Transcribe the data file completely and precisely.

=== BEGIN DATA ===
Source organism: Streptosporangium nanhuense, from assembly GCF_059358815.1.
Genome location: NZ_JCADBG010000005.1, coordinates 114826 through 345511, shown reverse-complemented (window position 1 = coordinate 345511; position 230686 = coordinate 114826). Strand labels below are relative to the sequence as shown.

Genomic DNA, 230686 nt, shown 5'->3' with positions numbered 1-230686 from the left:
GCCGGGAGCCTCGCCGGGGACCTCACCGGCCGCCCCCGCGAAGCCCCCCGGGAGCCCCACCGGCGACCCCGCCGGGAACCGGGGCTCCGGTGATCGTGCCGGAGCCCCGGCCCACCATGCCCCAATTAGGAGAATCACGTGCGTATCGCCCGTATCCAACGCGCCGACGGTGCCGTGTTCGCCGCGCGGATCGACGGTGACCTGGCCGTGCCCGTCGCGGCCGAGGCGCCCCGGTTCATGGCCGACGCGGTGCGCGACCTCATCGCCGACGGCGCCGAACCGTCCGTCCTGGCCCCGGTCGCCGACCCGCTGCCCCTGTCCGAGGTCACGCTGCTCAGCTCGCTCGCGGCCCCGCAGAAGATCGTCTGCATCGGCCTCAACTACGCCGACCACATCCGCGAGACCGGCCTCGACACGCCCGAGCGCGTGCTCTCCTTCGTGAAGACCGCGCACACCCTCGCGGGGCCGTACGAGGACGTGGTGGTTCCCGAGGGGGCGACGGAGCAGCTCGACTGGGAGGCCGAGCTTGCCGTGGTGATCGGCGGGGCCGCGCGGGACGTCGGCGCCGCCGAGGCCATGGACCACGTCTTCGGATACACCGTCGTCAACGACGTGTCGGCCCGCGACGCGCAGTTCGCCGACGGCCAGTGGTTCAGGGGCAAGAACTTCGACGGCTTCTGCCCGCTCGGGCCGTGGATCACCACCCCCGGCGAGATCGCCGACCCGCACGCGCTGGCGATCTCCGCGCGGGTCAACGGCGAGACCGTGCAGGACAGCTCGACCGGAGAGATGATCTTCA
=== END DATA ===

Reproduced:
Source organism: Streptosporangium nanhuense, from assembly GCF_059358815.1.
Genome location: NZ_JCADBG010000005.1, coordinates 114826 through 345511, shown reverse-complemented (window position 1 = coordinate 345511; position 230686 = coordinate 114826). Strand labels below are relative to the sequence as shown.

Genomic DNA, 230686 nt, shown 5'->3' with positions numbered 1-230686 from the left:
GCCGGGAGCCTCGCCGGGGACCTCACCGGCCGCCCCCGCGAAGCCCCCCGGGAGCCCCACCGGCGACCCCGCCGGGAACCGGGGCTCCGGTGATCGTGCCGGAGCCCCGGCCCACCATGCCCCAATTAGGAGAATCACGTGCGTATCGCCCGTATCCAACGCGCCGACGGTGCCGTGTTCGCCGCGCGGATCGACGGTGACCTGGCCGTGCCCGTCGCGGCCGAGGCGCCCCGGTTCATGGCCGACGCGGTGCGCGACCTCATCGCCGACGGCGCCGAACCGTCCGTCCTGGCCCCGGTCGCCGACCCGCTGCCCCTGTCCGAGGTCACGCTGCTCAGCTCGCTCGCGGCCCCGCAGAAGATCGTCTGCATCGGCCTCAACTACGCCGACCACATCCGCGAGACCGGCCTCGACACGCCCGAGCGCGTGCTCTCCTTCGTGAAGACCGCGCACACCCTCGCGGGGCCGTACGAGGACGTGGTGGTTCCCGAGGGGGCGACGGAGCAGCTCGACTGGGAGGCCGAGCTTGCCGTGGTGATCGGCGGGGCCGCGCGGGACGTCGGCGCCGCCGAGGCCATGGACCACGTCTTCGGATACACCGTCGTCAACGACGTGTCGGCCCGCGACGCGCAGTTCGCCGACGGCCAGTGGTTCAGGGGCAAGAACTTCGACGGCTTCTGCCCGCTCGGGCCGTGGATCACCACCCCCGGCGAGATCGCCGACCCGCACGCGCTGGCGATCTCCGCGCGGGTCAACGGCGAGACCGTGCAGGACAGCTCGACCGGAGAGATGATCTTCA